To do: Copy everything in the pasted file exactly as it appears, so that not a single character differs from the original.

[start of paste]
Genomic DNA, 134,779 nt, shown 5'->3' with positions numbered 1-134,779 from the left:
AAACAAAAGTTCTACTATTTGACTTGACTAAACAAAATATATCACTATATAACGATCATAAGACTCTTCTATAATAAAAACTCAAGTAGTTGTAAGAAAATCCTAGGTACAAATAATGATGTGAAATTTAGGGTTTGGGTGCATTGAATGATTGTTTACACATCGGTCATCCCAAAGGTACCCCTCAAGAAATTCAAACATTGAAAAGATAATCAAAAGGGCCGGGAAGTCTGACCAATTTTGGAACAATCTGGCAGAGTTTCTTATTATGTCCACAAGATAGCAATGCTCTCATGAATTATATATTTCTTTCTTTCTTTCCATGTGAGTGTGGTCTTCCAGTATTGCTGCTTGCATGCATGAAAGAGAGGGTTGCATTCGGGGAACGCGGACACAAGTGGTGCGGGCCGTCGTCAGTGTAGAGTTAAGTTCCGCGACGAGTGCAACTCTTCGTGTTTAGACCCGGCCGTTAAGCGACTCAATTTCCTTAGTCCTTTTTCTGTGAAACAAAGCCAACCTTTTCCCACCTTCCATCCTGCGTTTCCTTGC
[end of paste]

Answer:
Genomic DNA, 134,779 nt, shown 5'->3' with positions numbered 1-134,779 from the left:
AAACAAAAGTTCTACTATTTGACTTGACTAAACAAAATATATCACTATATAACGATCATAAGACTCTTCTATAATAAAAACTCAAGTAGTTGTAAGAAAATCCTAGGTACAAATAATGATGTGAAATTTAGGGTTTGGGTGCATTGAATGATTGTTTACACATCGGTCATCCCAAAGGTACCCCTCAAGAAATTCAAACATTGAAAAGATAATCAAAAGGGCCGGGAAGTCTGACCAATTTTGGAACAATCTGGCAGAGTTTCTTATTATGTCCACAAGATAGCAATGCTCTCATGAATTATATATTTCTTTCTTTCTTTCCATGTGAGTGTGGTCTTCCAGTATTGCTGCTTGCATGCATGAAAGAGAGGGTTGCATTCGGGGAACGCGGACACAAGTGGTGCGGGCCGTCGTCAGTGTAGAGTTAAGTTCCGCGACGAGTGCAACTCTTCGTGTTTAGACCCGGCCGTTAAGCGACTCAATTTCCTTAGTCCTTTTTCTGTGAAACAAAGCCAACCTTTTCCCACCTTCCATCCTGCGTTTCCTTGC